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World's largest steam locomotive tours the U.S.
By Allen Rich
Aug 18, 2021
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Pottsboro, Texas -- Quite understandably, when Big Boy 4014 came chugging to a stop in Pottsboro on Friday, August 13, a crowd of hundreds of spectators had already gathered. After all, when you are the world's largest steam locomotive, your reputation proceeds you. This behemoth weighs more than a Boeing 747, is longer than a pair of city buses and was designed for stability at 80 miles per hour.

Built circa 1940 by American Locomotive Company (ALCO) of Schenectady, New York, there were originally 20 steam locomotives in the "Big Boy" class that was designed to haul 3,600-short-ton trains over the eastbound ruling grade of the Wasatch Mountain Range in Utah. Big Boy 4014 is the only one still rolling down the tracks.

Big Boy 4014 completed its final revenue run on July 21, 1959 with 1,031,205 miles on the odometer and was donated to the Railway and Locomotive Historical Society in Pomona, California. After it was announced that Union Pacific would restore one of the eight Big Boy locomotives as an excursion train, ownership of No. 4014 was transferred back to Union Pacific in 2013. Restoration began in 2016 and was completed in early 2019.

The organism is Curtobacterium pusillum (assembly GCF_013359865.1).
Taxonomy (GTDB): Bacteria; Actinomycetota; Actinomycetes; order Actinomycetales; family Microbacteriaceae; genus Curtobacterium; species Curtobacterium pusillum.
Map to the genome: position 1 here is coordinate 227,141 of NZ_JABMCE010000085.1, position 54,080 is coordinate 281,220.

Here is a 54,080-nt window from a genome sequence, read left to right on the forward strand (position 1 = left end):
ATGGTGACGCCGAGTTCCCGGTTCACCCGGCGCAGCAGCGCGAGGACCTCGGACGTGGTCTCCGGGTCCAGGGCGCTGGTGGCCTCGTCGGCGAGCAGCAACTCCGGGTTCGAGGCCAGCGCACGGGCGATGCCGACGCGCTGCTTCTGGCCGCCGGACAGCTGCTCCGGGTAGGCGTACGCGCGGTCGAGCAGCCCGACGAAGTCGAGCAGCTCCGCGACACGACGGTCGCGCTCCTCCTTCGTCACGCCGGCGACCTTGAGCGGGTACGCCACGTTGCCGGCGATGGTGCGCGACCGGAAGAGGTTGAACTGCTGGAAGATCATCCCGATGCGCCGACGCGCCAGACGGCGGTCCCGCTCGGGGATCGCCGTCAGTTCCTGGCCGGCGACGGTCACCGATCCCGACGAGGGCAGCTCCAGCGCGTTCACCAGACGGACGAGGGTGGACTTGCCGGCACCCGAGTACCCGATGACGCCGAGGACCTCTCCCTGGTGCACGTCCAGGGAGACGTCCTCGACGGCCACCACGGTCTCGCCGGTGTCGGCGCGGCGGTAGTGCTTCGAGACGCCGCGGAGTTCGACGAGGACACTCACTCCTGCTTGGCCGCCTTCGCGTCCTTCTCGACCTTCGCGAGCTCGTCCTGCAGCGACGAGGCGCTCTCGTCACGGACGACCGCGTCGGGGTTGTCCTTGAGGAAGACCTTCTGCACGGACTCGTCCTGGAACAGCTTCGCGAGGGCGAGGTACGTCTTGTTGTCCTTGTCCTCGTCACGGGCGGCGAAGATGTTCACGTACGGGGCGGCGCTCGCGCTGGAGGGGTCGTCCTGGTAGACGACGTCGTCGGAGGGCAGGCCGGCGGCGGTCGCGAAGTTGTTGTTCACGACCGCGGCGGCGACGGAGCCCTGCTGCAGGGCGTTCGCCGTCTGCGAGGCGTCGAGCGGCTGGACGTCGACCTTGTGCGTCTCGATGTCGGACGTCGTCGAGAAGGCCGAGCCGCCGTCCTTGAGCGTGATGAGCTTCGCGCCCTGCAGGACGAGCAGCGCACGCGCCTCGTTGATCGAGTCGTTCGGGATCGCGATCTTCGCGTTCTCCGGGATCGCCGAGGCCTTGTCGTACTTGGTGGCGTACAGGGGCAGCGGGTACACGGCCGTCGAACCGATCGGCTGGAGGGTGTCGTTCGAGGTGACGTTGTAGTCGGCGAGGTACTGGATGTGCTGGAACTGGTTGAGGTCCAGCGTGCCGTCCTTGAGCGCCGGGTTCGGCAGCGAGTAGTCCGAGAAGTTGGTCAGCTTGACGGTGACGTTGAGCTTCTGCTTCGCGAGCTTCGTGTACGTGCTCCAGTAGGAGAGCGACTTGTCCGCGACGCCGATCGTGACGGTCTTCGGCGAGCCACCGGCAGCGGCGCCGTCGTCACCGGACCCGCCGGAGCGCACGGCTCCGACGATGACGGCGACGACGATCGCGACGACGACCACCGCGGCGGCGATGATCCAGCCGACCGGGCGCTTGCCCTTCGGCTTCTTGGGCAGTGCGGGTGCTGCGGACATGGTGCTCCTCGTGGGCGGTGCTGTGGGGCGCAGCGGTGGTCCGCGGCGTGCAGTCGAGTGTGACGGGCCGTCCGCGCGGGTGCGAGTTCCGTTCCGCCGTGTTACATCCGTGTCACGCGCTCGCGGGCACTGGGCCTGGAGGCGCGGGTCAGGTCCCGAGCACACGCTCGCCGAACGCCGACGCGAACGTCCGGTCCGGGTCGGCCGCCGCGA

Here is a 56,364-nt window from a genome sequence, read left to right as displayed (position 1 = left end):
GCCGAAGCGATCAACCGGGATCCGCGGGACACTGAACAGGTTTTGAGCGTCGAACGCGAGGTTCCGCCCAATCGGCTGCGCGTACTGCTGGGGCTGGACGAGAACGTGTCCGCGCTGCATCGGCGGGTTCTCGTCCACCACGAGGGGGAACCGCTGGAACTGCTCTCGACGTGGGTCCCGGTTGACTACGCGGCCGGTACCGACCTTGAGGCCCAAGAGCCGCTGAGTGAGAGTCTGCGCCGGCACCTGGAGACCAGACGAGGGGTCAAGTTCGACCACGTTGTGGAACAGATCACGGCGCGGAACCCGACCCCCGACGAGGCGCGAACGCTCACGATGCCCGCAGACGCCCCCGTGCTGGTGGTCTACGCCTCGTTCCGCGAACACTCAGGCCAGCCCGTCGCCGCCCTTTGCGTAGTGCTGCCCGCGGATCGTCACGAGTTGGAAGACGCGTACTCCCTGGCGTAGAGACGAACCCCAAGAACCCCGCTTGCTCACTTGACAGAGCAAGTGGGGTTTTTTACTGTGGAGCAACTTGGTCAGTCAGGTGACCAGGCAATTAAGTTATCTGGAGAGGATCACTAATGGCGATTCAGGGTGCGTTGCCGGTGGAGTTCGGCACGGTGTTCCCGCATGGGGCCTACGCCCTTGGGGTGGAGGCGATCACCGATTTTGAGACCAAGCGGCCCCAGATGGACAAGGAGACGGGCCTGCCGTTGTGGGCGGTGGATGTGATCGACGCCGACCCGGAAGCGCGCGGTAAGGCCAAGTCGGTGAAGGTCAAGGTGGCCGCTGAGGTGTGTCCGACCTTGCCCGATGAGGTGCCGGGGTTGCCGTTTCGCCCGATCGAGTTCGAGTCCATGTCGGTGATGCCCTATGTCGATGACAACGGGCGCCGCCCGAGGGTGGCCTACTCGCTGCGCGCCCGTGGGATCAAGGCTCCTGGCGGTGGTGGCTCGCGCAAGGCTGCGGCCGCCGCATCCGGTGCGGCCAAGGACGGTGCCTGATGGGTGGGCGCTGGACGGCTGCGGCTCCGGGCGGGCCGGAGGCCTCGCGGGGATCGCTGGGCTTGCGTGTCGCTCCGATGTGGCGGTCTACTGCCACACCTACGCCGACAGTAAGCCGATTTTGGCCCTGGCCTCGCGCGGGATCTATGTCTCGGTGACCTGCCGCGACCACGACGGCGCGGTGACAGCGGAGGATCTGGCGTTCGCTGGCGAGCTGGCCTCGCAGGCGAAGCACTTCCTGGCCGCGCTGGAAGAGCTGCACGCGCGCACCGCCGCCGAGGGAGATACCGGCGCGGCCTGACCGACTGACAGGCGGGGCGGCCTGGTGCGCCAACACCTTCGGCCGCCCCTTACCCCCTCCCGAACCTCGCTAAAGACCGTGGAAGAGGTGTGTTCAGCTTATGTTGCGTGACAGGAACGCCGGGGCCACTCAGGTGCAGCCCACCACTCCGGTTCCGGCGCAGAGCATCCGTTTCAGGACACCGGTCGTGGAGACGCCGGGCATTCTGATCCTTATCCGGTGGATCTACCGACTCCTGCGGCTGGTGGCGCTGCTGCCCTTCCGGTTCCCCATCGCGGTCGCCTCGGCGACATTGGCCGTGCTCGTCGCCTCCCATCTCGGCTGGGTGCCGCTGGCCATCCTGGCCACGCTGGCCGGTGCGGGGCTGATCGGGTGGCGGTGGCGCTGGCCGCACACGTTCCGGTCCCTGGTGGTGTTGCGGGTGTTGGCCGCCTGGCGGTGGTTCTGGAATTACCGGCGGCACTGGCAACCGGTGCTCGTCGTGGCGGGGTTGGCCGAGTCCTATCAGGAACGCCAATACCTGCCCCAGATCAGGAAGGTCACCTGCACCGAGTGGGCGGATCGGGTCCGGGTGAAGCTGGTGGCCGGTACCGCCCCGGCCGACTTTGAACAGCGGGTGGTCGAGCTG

In May 2019, No. 4014 made its first excursion run as part of sesquicentennial celebrations marking 150 years since the completion of the First Transcontinental Railroad.

Union Pacific canceled 2020 steam operations due to the pandemic, but Big Boy 4014 resumed operations in August 2021 with scheduled stops in Fort Worth and Houston, Texas (Aug. 17); New Orleans, Louisiana (Aug. 21); St. Louis, Missouri (Aug. 29); and Denver, Colorado (Sept. 6).

This historic locomotive will be on display in Denver during Labor Day and then Big Boy and its crew will return to the Cheyenne Depot Museum in Wyoming.